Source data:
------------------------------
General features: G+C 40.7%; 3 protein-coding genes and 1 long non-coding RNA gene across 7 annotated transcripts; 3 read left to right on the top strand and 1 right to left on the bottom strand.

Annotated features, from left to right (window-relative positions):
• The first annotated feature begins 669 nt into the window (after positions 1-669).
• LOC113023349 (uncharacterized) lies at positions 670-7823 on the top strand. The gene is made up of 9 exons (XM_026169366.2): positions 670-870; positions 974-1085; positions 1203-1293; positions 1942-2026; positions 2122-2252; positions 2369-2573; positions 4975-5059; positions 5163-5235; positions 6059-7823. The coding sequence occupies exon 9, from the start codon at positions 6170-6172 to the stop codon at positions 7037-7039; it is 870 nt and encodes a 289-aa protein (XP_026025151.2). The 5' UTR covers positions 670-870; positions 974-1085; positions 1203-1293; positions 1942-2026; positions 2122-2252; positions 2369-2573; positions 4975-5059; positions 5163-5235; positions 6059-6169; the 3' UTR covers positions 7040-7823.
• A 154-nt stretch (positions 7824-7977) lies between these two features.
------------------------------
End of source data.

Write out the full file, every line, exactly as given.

General features: G+C 40.7%; 3 protein-coding genes and 1 long non-coding RNA gene across 7 annotated transcripts; 3 read left to right on the top strand and 1 right to left on the bottom strand.

Annotated features, from left to right (window-relative positions):
• The first annotated feature begins 669 nt into the window (after positions 1-669).
• LOC113023349 (uncharacterized) lies at positions 670-7823 on the top strand. The gene is made up of 9 exons (XM_026169366.2): positions 670-870; positions 974-1085; positions 1203-1293; positions 1942-2026; positions 2122-2252; positions 2369-2573; positions 4975-5059; positions 5163-5235; positions 6059-7823. The coding sequence occupies exon 9, from the start codon at positions 6170-6172 to the stop codon at positions 7037-7039; it is 870 nt and encodes a 289-aa protein (XP_026025151.2). The 5' UTR covers positions 670-870; positions 974-1085; positions 1203-1293; positions 1942-2026; positions 2122-2252; positions 2369-2573; positions 4975-5059; positions 5163-5235; positions 6059-6169; the 3' UTR covers positions 7040-7823.
• A 154-nt stretch (positions 7824-7977) lies between these two features.